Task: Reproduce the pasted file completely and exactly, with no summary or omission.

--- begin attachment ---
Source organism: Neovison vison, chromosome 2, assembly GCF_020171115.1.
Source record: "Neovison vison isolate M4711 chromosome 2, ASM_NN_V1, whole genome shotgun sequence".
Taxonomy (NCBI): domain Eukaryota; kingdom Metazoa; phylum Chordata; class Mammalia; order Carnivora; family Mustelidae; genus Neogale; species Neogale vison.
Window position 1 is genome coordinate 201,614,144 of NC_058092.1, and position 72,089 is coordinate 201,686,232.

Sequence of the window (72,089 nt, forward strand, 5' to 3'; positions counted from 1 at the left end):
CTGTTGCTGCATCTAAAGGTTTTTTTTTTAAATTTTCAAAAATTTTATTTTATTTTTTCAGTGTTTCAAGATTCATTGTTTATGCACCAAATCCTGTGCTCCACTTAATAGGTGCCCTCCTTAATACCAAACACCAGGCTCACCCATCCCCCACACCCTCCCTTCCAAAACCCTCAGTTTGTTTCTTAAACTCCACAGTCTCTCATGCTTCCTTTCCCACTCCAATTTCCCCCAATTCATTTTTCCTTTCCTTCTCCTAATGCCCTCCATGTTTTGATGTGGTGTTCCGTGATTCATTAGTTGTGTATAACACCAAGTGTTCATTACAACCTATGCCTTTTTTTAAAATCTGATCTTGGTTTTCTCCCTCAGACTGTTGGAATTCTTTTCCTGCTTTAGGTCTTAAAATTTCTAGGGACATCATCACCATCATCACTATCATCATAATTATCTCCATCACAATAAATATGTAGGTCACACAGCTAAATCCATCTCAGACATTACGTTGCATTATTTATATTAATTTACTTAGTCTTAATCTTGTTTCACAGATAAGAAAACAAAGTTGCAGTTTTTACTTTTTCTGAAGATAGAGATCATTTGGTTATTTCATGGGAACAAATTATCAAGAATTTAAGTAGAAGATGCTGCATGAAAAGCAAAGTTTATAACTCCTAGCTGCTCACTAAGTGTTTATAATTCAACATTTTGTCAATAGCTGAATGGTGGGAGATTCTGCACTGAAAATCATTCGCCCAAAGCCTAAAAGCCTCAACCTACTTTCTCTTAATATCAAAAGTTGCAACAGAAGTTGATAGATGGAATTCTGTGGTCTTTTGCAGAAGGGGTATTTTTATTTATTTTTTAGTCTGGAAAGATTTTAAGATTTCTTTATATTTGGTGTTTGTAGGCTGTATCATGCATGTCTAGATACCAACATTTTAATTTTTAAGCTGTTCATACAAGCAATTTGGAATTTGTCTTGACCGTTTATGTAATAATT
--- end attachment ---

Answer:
Source organism: Neovison vison, chromosome 2, assembly GCF_020171115.1.
Source record: "Neovison vison isolate M4711 chromosome 2, ASM_NN_V1, whole genome shotgun sequence".
Taxonomy (NCBI): domain Eukaryota; kingdom Metazoa; phylum Chordata; class Mammalia; order Carnivora; family Mustelidae; genus Neogale; species Neogale vison.
Window position 1 is genome coordinate 201,614,144 of NC_058092.1, and position 72,089 is coordinate 201,686,232.

Sequence of the window (72,089 nt, forward strand, 5' to 3'; positions counted from 1 at the left end):
CTGTTGCTGCATCTAAAGGTTTTTTTTTTAAATTTTCAAAAATTTTATTTTATTTTTTCAGTGTTTCAAGATTCATTGTTTATGCACCAAATCCTGTGCTCCACTTAATAGGTGCCCTCCTTAATACCAAACACCAGGCTCACCCATCCCCCACACCCTCCCTTCCAAAACCCTCAGTTTGTTTCTTAAACTCCACAGTCTCTCATGCTTCCTTTCCCACTCCAATTTCCCCCAATTCATTTTTCCTTTCCTTCTCCTAATGCCCTCCATGTTTTGATGTGGTGTTCCGTGATTCATTAGTTGTGTATAACACCAAGTGTTCATTACAACCTATGCCTTTTTTTAAAATCTGATCTTGGTTTTCTCCCTCAGACTGTTGGAATTCTTTTCCTGCTTTAGGTCTTAAAATTTCTAGGGACATCATCACCATCATCACTATCATCATAATTATCTCCATCACAATAAATATGTAGGTCACACAGCTAAATCCATCTCAGACATTACGTTGCATTATTTATATTAATTTACTTAGTCTTAATCTTGTTTCACAGATAAGAAAACAAAGTTGCAGTTTTTACTTTTTCTGAAGATAGAGATCATTTGGTTATTTCATGGGAACAAATTATCAAGAATTTAAGTAGAAGATGCTGCATGAAAAGCAAAGTTTATAACTCCTAGCTGCTCACTAAGTGTTTATAATTCAACATTTTGTCAATAGCTGAATGGTGGGAGATTCTGCACTGAAAATCATTCGCCCAAAGCCTAAAAGCCTCAACCTACTTTCTCTTAATATCAAAAGTTGCAACAGAAGTTGATAGATGGAATTCTGTGGTCTTTTGCAGAAGGGGTATTTTTATTTATTTTTTAGTCTGGAAAGATTTTAAGATTTCTTTATATTTGGTGTTTGTAGGCTGTATCATGCATGTCTAGATACCAACATTTTAATTTTTAAGCTGTTCATACAAGCAATTTGGAATTTGTCTTGACCGTTTATGTAATAATT